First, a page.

• A Quick & Easy Strategy for Determining the Main Idea

    My kids are getting pretty good at developing a main idea sentence when I provide them with key words. Which is great, right? But the point of reading (and unfortunately, testing) isn’t to tell what the main idea is after your teacher gives you a list of five words. No. We want our kids to […]

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  • 4 Mentor Texts for Teaching Theme & Main Idea

    Some people teach theme and main idea separately, which is totally fine. However, I like to teach them together. I like my students to be able to see that the main idea can be very simple and tells what the story or passage was about on a surface level. A theme, on the other hand, […]

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  • 4 Mentor Texts for Teaching Visualizing

    If your students are struggling with basic reading comprehension, more than likely, they aren’t visualizing what they are reading. As an avid reader, I often have dreams about novels that I’m reading. I get SO into it that I continue to picture and recreate the story in my mind after I’m finished reading a chapter.  […]

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  • 5 Mentor Texts for Teaching Asking Questions

    When I first started teaching, I thought teaching students to ask questions was a waste of time. I guess, in my mind, kids should do it automatically. Once I started analyzing strengths and weaknesses, I realized that many of my kids had no idea what their brains should be doing while reading. Explicitly teaching students […]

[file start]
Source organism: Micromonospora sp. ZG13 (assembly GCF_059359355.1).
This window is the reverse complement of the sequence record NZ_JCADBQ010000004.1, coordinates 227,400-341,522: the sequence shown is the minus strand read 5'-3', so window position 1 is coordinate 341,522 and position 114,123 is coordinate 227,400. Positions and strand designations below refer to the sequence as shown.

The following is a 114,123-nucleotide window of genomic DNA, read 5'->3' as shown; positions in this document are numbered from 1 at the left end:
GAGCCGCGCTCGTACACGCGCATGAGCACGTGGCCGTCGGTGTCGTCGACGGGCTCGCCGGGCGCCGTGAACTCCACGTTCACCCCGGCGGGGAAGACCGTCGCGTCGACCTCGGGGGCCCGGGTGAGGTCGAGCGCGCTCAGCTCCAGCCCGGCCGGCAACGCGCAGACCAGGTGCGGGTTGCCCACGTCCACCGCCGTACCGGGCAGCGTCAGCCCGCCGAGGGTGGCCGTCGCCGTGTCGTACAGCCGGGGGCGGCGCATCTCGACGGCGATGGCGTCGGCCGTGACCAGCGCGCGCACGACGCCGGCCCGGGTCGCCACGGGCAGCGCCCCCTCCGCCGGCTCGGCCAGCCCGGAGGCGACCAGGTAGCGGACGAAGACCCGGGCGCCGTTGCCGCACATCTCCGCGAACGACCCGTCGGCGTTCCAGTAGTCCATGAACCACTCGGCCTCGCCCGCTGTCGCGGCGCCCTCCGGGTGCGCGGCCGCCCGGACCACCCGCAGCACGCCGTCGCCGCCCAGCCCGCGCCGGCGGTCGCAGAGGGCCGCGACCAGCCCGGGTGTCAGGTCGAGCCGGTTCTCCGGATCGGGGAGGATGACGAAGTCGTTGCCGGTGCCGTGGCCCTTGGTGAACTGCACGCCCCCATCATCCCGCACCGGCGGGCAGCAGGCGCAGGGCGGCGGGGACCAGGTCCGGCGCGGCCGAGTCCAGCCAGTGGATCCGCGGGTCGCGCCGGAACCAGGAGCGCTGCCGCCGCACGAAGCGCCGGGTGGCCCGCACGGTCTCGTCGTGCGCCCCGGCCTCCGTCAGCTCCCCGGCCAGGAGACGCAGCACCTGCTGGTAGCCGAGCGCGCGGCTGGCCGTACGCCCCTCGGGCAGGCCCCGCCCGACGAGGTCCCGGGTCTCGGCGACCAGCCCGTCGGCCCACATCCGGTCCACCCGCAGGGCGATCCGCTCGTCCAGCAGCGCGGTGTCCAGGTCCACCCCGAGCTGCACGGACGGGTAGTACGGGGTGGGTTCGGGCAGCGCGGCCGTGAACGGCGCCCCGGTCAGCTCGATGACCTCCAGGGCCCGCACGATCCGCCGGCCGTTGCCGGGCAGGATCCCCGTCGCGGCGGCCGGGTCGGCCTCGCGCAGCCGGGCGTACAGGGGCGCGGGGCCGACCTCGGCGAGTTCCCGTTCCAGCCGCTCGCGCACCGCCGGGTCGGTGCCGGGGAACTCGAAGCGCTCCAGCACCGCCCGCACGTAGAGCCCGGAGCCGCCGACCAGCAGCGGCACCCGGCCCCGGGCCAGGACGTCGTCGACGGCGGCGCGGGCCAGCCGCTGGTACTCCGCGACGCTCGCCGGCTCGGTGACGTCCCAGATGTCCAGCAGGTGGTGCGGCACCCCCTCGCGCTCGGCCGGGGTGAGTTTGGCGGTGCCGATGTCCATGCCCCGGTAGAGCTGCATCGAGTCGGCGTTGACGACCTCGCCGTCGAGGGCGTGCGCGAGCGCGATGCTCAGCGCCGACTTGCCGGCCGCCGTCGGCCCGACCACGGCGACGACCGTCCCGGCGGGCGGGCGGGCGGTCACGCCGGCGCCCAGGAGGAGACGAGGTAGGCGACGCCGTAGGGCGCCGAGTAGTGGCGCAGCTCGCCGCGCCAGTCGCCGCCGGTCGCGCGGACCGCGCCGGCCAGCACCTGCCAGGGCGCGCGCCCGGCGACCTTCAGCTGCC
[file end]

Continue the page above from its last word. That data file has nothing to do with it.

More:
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  • Mentor Texts for Teaching Predictions & Inferences

    Active readers are consonantly making predictions and inferences as they read. However, becoming an active reader that makes predictions and makes inferences isn’t an easy task. Students need practice and support in order to master this difficult skill. I love using engaging mentor texts for teaching predictions and it also helps my students transition to […]

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  • 4 Mentor Texts for Teaching Story Elements

    Understanding story elements are important skills in both reading and writing. In lower graders, we often use the words beginning, middle, and end. We even briefly talk about describing the characters. But in upper elementary, we need our students to begin understanding that there is MORE than just these simple words. What is rising action? […]

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